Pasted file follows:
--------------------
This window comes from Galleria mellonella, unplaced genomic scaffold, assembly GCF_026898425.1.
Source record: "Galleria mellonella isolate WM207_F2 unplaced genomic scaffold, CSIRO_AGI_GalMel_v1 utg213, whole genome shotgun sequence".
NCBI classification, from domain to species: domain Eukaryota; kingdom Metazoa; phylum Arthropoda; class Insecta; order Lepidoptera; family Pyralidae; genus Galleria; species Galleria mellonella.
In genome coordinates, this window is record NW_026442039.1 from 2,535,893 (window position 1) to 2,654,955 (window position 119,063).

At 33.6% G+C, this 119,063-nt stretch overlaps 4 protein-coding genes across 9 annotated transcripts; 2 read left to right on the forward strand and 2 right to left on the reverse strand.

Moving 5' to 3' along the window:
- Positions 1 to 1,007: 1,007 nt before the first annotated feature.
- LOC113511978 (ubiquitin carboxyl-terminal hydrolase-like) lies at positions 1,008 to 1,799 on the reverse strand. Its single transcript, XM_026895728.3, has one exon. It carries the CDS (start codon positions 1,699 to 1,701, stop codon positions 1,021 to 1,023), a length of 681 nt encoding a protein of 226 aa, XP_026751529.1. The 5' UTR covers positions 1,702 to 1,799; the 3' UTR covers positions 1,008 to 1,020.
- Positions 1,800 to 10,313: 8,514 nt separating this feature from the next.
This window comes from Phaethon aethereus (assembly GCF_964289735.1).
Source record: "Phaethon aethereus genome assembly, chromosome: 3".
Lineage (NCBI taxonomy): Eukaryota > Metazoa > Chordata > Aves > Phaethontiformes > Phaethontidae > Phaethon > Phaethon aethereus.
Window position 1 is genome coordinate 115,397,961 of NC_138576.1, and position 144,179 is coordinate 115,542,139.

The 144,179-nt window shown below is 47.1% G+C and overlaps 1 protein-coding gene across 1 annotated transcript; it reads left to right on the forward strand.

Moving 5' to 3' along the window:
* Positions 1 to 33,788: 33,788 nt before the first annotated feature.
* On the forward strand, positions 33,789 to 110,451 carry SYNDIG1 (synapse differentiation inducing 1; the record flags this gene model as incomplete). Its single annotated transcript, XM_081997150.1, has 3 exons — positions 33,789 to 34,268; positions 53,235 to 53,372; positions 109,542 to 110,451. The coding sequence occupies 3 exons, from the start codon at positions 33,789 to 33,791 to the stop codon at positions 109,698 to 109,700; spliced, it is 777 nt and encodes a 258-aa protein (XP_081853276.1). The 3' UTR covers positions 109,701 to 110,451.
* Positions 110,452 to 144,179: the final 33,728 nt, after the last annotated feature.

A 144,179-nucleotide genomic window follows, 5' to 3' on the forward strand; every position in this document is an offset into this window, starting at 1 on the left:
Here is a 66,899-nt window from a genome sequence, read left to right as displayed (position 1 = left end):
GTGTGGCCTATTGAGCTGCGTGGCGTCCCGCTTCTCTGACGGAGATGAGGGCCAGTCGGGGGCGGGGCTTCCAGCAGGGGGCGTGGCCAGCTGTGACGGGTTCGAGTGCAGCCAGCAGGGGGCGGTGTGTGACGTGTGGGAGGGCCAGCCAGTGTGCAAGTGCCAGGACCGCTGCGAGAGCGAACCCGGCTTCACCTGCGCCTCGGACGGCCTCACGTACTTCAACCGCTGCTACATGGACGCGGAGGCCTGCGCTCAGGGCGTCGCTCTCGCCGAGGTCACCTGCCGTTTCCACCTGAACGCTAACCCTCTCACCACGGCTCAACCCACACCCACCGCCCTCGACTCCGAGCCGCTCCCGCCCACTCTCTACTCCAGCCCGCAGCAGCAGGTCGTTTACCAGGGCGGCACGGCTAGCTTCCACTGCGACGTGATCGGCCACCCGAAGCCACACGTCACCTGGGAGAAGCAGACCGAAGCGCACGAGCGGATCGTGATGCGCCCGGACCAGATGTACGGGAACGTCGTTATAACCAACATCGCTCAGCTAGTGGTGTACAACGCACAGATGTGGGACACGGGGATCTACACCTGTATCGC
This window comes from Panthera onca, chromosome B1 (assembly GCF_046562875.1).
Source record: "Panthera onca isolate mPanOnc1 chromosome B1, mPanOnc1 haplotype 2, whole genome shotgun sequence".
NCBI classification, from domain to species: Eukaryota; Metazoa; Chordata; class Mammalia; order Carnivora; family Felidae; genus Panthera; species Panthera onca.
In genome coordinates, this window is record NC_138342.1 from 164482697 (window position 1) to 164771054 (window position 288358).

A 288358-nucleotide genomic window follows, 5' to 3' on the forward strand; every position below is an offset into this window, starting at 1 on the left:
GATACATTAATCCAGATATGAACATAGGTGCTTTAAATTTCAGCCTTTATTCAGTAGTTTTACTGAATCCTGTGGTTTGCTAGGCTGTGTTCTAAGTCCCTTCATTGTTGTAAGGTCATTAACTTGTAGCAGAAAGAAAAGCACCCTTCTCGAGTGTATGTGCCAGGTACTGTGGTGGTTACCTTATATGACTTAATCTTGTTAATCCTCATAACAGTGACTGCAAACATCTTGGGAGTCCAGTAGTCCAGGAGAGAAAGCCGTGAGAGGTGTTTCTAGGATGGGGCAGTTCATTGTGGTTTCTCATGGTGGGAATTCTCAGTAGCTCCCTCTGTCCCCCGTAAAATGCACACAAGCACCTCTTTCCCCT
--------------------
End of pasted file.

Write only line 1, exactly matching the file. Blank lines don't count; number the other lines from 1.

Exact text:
This window comes from Galleria mellonella, unplaced genomic scaffold, assembly GCF_026898425.1.